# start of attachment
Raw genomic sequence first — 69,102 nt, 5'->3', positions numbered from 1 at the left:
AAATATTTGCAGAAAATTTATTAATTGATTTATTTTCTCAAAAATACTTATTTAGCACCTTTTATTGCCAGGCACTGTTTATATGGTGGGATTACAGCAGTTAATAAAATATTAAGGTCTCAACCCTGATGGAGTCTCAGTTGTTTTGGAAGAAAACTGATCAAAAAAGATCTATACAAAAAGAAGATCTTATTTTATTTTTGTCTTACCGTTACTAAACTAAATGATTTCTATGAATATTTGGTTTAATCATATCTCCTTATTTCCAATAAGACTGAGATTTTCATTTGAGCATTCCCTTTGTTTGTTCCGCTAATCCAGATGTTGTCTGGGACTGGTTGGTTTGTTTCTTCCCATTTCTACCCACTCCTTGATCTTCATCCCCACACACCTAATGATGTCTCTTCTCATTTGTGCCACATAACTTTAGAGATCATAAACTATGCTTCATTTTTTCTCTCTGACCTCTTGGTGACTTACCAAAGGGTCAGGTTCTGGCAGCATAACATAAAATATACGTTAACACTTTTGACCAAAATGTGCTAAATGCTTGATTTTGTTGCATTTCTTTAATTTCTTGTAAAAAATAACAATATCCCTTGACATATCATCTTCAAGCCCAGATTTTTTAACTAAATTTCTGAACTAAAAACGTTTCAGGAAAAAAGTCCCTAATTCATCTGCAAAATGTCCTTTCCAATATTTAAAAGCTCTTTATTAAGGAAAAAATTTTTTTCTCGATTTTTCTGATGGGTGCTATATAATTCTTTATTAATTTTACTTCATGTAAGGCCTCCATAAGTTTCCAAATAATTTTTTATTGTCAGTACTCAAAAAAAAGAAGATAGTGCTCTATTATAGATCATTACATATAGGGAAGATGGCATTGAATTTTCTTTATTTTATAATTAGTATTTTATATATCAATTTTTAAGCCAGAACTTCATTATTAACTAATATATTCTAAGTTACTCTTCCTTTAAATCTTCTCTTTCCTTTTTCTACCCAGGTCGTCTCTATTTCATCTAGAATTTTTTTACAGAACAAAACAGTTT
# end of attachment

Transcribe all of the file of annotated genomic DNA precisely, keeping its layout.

Raw genomic sequence first — 69,102 nt, 5'->3', positions numbered from 1 at the left:
AAATATTTGCAGAAAATTTATTAATTGATTTATTTTCTCAAAAATACTTATTTAGCACCTTTTATTGCCAGGCACTGTTTATATGGTGGGATTACAGCAGTTAATAAAATATTAAGGTCTCAACCCTGATGGAGTCTCAGTTGTTTTGGAAGAAAACTGATCAAAAAAGATCTATACAAAAAGAAGATCTTATTTTATTTTTGTCTTACCGTTACTAAACTAAATGATTTCTATGAATATTTGGTTTAATCATATCTCCTTATTTCCAATAAGACTGAGATTTTCATTTGAGCATTCCCTTTGTTTGTTCCGCTAATCCAGATGTTGTCTGGGACTGGTTGGTTTGTTTCTTCCCATTTCTACCCACTCCTTGATCTTCATCCCCACACACCTAATGATGTCTCTTCTCATTTGTGCCACATAACTTTAGAGATCATAAACTATGCTTCATTTTTTCTCTCTGACCTCTTGGTGACTTACCAAAGGGTCAGGTTCTGGCAGCATAACATAAAATATACGTTAACACTTTTGACCAAAATGTGCTAAATGCTTGATTTTGTTGCATTTCTTTAATTTCTTGTAAAAAATAACAATATCCCTTGACATATCATCTTCAAGCCCAGATTTTTTAACTAAATTTCTGAACTAAAAACGTTTCAGGAAAAAAGTCCCTAATTCATCTGCAAAATGTCCTTTCCAATATTTAAAAGCTCTTTATTAAGGAAAAAATTTTTTTCTCGATTTTTCTGATGGGTGCTATATAATTCTTTATTAATTTTACTTCATGTAAGGCCTCCATAAGTTTCCAAATAATTTTTTATTGTCAGTACTCAAAAAAAAGAAGATAGTGCTCTATTATAGATCATTACATATAGGGAAGATGGCATTGAATTTTCTTTATTTTATAATTAGTATTTTATATATCAATTTTTAAGCCAGAACTTCATTATTAACTAATATATTCTAAGTTACTCTTCCTTTAAATCTTCTCTTTCCTTTTTCTACCCAGGTCGTCTCTATTTCATCTAGAATTTTTTTACAGAACAAAACAGTTT